The IMF facilities propose changes in the regulatory framework and generally impact both positive and negative on the economic indicators. Most of the conditions imposed by IMF covered close monitoring, reduction of government spending, revision in tax collection policies, change in interest rates etc. However, IMF now also provides assistance to cover development aspects of the economy through the Paris Club.
The immediate benefits of IMF facilities are the quick influx of liquidity, improvement in credit ratings by reducing the country's default risk, enhancement of the foreign exchange reserves, stabilization of rupee to some extent, increased investor's confidence in both money and capital markets and increased financial assistance from other financial institutions and friendly countries.
Surprisingly, economic indicators in post-IMF loans followed a typical cycle; increase in the tax to GDP ratio, increase in inflation and currency circulation, increase in debt etc.
In order to meet the IMF conditions, government has taken various fiscal measures such as increase in the general sales tax by one per cent, enhanced efforts in tax collection, removal of subsidies on petroleum products, higher electricity tariffs and effective measures to solve the issue of circular debt.
Pakistan has decided not to extend the IMF program and didn't make a request for the revival of the old or negotiation of a new standby arrangement. The purpose of IMF facilities is usually to take immediate monetary assistance and take policy measures so as to correct the fundamental issues related to balance of payment.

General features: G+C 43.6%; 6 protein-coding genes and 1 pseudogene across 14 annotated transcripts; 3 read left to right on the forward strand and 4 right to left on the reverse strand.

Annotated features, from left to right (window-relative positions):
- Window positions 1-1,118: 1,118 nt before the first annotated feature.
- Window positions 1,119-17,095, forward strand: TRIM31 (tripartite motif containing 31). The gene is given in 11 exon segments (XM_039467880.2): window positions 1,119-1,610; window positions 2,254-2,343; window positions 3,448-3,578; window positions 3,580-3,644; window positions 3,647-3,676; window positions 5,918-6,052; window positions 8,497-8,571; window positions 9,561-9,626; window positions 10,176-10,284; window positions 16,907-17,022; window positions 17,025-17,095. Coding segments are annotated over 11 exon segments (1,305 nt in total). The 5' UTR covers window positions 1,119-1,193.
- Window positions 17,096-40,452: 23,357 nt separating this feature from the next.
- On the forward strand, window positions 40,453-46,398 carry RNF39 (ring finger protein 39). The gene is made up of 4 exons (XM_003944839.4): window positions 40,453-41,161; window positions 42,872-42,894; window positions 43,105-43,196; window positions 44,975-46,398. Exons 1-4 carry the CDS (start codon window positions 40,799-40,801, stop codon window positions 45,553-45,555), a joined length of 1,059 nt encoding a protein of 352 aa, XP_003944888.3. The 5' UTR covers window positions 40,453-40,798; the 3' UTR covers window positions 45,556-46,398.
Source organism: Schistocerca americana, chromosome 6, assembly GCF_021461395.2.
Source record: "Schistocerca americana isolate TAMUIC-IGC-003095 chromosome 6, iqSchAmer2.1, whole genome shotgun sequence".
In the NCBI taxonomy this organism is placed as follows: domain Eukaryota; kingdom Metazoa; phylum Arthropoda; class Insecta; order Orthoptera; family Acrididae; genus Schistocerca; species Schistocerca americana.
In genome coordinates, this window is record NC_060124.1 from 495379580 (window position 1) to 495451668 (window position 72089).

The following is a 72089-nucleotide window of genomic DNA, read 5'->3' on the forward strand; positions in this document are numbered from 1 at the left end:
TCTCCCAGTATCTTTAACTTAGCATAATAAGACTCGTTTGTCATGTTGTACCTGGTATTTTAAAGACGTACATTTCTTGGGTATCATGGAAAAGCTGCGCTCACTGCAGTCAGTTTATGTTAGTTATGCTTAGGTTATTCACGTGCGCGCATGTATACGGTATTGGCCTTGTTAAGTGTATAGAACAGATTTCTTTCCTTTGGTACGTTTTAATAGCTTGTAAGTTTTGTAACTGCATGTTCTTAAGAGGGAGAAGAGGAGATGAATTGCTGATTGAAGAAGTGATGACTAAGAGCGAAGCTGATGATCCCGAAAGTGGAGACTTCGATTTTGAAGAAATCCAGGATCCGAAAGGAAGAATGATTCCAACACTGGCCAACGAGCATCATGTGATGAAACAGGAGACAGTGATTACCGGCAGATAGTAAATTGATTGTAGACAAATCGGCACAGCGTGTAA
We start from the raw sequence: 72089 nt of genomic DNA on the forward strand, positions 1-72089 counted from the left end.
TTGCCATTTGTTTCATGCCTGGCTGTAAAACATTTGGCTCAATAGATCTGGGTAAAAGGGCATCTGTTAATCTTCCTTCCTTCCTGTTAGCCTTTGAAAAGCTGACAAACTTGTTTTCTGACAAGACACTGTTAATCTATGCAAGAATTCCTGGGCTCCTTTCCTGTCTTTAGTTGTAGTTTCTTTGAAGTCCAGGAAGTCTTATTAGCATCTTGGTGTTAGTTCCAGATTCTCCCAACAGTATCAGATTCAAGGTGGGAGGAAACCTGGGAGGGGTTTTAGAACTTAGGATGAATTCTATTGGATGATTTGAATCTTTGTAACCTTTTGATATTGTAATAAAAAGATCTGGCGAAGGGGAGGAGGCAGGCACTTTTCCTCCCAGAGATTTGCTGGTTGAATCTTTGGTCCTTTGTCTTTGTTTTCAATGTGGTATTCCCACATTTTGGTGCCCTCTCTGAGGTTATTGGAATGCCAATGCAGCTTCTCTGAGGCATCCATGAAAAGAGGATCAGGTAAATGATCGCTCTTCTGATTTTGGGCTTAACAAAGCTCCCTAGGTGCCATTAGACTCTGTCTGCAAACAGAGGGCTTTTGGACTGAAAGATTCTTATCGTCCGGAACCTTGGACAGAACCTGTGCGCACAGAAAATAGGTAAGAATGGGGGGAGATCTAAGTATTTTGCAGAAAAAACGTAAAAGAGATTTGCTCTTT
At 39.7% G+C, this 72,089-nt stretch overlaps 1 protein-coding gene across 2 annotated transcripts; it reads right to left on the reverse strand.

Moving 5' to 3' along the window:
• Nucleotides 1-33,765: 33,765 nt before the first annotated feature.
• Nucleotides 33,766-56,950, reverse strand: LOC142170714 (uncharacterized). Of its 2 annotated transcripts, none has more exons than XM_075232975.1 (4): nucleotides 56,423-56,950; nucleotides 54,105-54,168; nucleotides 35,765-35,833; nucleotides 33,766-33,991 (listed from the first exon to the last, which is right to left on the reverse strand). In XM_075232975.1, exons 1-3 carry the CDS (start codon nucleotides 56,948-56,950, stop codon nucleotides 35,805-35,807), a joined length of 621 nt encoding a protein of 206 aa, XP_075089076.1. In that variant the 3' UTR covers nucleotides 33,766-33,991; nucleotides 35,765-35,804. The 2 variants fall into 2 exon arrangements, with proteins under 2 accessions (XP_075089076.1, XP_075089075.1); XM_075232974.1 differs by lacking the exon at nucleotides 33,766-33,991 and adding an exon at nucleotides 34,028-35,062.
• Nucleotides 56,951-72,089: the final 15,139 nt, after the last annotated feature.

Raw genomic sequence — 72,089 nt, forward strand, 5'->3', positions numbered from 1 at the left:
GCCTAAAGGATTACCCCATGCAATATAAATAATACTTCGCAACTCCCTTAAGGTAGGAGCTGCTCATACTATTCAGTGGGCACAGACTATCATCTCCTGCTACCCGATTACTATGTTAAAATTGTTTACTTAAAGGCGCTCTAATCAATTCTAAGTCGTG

In the last facility, IMF put the conditions that Pakistan had to impose central excise duty (CED) on services and agriculture sectors at the rate of eight to 18 percent in place of the general sales tax (GST); devalue Rupee against Dollar; reduce the size of Public Sector Development Program (PSDP); freeze non-development expenditure especially cut defense budget; completely eliminate subsidy on gas and electricity; reduce at least 20 per cent non-development expenditure of civil departments and federal ministries; increase interest rates; and open stock market and stop interventions of state corporations and institutions in stock markets.
The IMF emphasized on the policy reforms and implementation whereas none of the governments took corrective measures seriously though they signed agreements and accepted preconditions. As a result, IMF kept on increasing pressure and consequently Pakistan could only meet half or even less of the total commitments. It would be unfair to blame the government alone, IMF also contributed in it by not presenting stringent policy reforms. Apparently, donor countries use IMF as a tool and pressurize governments to get concession. In the past, IMF used to evaluate the economic conditions of the country, and identified issues and recommended solutions. Now, everything is clear.
The dark side of the IMF facility is that it takes the authority from the state to govern its own economy and policy, which a political government is always reluctant to follow. It is difficult for Pakistan to implement all the conditions of IMF yet it would be better if it implements the reforms once for all like a bitter pill because economy and lives of people get more affected if reforms are discontinued or inconsistent. It's better for the government to convert the current challenge into an opportunity by reviving and reforming economy and later abandoning the IMF.